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‘Street dad’ mourned by Terrace homeless community

“He could not get into a shelter, so each morning I’d come look for him, give him food, water’: Sophia.

Jack lived his life on the streets of Terrace and that’s where he died the afternoon of Friday, July 22 — in the scrub grass on the southeast corner of Greig and Emerson.

He wasn’t alone as the distress that caused him to collapse brought two B.C. ambulances and the Terrace Fire Department’s first responder to the scene. In all, seven emergency personnel worked on Jack.

To Sophia, who is also homeless but who now has a space in a shelter, Jack was a well-known member of the local street community.

“He was my street dad,” said Sophia one hot afternoon while standing at a small floral memorial placed at the scene.

“He could not get into a shelter. So each morning I’d come look for him, give him food, water,” she says.

Originally from Greenville in the Nass Valley, Sophia estimated Jack’s age at perhaps 60.

“I’d look after him,” Sophia adds. Originally from Prince Rupert, Sophia says she’s been in Terrace since 2013.

The flower memorial is from Jack’s family. With the flowers is a card and written in ink on the inside is “forever in our hearts.”

Down the slight slope from the memorial, under a tree in the middle of what was once the thriving Terrace Co-op shopping centre site, a group of people sit under the shade of a tree. They’re talking to a City of Terrace bylaw officer who stopped by.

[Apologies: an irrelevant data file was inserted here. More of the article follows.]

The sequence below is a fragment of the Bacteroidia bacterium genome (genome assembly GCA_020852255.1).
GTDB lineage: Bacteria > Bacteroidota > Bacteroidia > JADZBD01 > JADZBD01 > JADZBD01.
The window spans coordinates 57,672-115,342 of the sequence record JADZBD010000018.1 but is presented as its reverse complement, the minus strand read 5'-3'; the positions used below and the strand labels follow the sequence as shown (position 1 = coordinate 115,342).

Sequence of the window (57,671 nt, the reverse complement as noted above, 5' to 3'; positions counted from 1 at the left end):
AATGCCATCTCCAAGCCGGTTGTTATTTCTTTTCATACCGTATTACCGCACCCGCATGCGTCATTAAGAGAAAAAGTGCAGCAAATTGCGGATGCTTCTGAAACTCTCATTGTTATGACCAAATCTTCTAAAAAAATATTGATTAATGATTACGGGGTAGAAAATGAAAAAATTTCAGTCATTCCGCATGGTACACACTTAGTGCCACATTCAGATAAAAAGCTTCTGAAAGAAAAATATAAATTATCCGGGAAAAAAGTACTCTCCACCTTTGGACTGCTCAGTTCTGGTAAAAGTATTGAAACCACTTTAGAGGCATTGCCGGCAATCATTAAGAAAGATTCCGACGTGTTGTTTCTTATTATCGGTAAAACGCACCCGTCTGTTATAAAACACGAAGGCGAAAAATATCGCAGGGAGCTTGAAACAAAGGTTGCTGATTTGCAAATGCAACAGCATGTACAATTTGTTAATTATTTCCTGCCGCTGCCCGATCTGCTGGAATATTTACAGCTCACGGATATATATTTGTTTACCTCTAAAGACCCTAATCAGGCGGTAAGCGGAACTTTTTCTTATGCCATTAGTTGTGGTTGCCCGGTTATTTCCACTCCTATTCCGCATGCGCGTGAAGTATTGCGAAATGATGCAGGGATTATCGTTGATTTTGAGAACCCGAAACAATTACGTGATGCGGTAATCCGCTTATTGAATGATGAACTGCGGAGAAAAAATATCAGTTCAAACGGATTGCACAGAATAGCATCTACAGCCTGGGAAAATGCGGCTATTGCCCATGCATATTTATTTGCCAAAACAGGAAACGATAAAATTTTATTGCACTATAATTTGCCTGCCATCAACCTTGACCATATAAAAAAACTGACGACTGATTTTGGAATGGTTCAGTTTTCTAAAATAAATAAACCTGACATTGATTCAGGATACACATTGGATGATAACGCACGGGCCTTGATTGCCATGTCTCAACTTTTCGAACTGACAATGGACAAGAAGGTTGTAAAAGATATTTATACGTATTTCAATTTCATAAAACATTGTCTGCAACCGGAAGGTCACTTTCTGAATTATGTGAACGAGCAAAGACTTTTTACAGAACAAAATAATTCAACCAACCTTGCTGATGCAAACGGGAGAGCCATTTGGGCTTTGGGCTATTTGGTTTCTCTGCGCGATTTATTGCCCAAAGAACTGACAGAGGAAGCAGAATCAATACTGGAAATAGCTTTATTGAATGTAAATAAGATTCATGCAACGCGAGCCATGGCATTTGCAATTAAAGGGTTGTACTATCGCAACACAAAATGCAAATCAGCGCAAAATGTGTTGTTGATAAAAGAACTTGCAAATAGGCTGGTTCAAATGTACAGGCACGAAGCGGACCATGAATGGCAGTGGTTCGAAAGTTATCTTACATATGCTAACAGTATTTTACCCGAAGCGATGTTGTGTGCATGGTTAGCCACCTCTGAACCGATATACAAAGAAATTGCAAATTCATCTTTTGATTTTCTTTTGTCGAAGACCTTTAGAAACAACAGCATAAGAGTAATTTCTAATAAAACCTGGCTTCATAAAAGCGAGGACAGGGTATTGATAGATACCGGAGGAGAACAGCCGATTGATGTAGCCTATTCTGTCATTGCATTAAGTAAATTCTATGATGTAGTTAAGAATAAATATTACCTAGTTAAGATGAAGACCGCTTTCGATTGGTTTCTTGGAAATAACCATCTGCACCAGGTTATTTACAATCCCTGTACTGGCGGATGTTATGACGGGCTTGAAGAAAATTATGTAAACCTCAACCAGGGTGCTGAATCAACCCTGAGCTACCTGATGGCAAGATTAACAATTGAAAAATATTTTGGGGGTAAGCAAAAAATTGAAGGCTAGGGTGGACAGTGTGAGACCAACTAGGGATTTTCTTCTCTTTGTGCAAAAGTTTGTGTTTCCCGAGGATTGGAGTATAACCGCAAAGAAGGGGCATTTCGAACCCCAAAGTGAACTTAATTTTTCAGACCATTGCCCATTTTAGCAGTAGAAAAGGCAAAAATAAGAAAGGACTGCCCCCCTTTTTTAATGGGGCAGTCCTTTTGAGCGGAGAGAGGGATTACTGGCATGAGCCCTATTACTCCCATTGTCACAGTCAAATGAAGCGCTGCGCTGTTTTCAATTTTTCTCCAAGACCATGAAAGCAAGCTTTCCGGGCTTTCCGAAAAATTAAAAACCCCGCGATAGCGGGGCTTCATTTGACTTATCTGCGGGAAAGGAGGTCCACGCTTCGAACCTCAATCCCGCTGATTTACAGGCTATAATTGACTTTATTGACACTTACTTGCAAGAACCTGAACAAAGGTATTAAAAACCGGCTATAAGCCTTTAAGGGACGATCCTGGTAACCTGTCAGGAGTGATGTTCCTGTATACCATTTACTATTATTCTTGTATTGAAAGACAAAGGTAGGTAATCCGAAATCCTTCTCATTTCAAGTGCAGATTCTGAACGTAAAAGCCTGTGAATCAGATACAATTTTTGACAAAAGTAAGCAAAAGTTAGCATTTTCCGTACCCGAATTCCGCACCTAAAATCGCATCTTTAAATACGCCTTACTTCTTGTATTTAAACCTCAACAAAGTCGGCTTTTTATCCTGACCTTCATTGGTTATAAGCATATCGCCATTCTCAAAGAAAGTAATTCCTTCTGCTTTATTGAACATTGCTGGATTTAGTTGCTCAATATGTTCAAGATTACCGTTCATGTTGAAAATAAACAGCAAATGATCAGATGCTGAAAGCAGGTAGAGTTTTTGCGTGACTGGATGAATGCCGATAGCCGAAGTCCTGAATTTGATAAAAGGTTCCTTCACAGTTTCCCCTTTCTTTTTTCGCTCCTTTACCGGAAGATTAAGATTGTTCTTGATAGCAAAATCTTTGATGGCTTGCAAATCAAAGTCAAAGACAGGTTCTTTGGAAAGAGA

“We’re here today paying our respects,” said Sophia as she walked back toward the group. “Thank you for paying your respects.”

Information provided by the City of Terrace and BC Emergency Health Services (BCEHS) outlined the level of response on the corner of Greig and Emerson that afternoon.

“This is a standard response for this type of call,” a statement from BC Emergency Health Services stated. “BCEHS notifies firefighter first responders of extremely time-critical calls, known in the system as ‘purple’ and ‘red’ calls so that firefighters can provide life-saving first aid such as CPR prior to the arrival of paramedics.”

A ‘purple’ call is defined as ‘immediately life threatening’ while a ‘red’ call is also immediately life-threatening as well as ‘time critical’, the City of Terrace added in its own information that was provided.